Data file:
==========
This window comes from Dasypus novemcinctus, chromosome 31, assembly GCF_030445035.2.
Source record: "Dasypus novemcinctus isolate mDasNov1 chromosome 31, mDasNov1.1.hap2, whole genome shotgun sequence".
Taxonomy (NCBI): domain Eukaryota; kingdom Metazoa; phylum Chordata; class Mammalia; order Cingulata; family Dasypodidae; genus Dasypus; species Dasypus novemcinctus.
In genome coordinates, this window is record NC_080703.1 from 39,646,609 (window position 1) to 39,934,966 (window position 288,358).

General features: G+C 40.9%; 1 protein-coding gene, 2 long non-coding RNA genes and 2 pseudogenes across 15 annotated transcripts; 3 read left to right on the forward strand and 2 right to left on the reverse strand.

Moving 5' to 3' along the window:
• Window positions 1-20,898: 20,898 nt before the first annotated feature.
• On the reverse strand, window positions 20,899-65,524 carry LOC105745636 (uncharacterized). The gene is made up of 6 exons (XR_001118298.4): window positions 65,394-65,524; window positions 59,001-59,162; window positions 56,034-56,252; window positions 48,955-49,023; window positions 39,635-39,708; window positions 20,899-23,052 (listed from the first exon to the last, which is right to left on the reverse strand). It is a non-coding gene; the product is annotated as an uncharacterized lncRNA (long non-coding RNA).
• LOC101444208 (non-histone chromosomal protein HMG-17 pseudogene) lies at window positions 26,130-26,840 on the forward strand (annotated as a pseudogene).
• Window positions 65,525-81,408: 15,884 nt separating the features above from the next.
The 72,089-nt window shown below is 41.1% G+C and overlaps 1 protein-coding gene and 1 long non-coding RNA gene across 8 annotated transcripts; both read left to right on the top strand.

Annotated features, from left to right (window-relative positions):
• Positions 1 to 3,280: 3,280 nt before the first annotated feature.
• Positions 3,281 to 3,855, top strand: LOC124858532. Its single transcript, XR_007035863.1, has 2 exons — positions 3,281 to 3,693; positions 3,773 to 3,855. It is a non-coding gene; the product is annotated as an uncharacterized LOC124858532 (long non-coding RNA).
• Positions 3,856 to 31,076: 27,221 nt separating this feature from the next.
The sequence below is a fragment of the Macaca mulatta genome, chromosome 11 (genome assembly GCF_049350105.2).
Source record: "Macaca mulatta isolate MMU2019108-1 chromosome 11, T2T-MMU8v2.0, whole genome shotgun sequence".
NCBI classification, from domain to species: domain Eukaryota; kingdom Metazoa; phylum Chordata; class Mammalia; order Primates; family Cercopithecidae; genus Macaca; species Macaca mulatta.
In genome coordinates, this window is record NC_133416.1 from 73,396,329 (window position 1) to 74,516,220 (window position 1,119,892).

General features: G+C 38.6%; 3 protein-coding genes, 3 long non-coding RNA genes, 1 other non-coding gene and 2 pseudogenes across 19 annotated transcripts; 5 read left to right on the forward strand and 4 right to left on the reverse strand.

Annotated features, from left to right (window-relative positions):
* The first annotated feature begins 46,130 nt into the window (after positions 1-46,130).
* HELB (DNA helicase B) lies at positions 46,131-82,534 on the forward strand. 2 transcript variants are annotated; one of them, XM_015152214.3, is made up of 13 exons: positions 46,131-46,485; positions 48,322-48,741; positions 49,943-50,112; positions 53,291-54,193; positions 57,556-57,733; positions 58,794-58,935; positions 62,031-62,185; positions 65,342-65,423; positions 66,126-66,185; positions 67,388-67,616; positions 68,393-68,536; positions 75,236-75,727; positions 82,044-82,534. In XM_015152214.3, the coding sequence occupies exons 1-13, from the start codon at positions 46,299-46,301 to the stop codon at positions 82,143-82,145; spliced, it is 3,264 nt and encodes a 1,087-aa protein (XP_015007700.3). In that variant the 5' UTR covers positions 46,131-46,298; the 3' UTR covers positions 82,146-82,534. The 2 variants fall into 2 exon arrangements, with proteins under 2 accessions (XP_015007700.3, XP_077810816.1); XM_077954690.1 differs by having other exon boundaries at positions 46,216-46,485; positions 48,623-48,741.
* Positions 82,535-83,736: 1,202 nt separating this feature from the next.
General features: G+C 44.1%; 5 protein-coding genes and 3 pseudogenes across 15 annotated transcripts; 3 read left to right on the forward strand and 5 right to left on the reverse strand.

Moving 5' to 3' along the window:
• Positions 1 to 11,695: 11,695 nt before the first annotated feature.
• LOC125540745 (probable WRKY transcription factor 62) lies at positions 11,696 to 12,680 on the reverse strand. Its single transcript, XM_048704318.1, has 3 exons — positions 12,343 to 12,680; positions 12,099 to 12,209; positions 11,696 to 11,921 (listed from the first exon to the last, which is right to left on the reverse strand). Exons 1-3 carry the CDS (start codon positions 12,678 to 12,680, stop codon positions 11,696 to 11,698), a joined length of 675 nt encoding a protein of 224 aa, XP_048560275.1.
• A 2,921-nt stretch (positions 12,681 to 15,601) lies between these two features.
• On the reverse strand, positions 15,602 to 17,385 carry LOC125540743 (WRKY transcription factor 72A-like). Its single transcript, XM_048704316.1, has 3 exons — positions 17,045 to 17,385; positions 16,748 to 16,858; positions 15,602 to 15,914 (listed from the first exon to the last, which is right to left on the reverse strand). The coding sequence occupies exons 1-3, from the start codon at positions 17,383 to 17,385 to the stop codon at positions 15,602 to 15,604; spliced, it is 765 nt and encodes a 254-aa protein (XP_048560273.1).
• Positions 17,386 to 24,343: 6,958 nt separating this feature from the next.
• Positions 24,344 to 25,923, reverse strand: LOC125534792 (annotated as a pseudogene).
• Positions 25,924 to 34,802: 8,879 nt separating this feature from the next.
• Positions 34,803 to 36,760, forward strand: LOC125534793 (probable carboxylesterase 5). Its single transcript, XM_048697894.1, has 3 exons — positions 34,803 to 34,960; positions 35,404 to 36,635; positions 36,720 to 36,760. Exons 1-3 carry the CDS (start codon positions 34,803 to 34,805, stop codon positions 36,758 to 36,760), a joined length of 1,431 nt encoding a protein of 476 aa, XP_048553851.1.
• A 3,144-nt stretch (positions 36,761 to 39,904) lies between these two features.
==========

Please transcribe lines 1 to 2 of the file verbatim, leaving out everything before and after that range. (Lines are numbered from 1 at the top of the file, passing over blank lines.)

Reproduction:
This window comes from Dasypus novemcinctus, chromosome 31, assembly GCF_030445035.2.
Source record: "Dasypus novemcinctus isolate mDasNov1 chromosome 31, mDasNov1.1.hap2, whole genome shotgun sequence".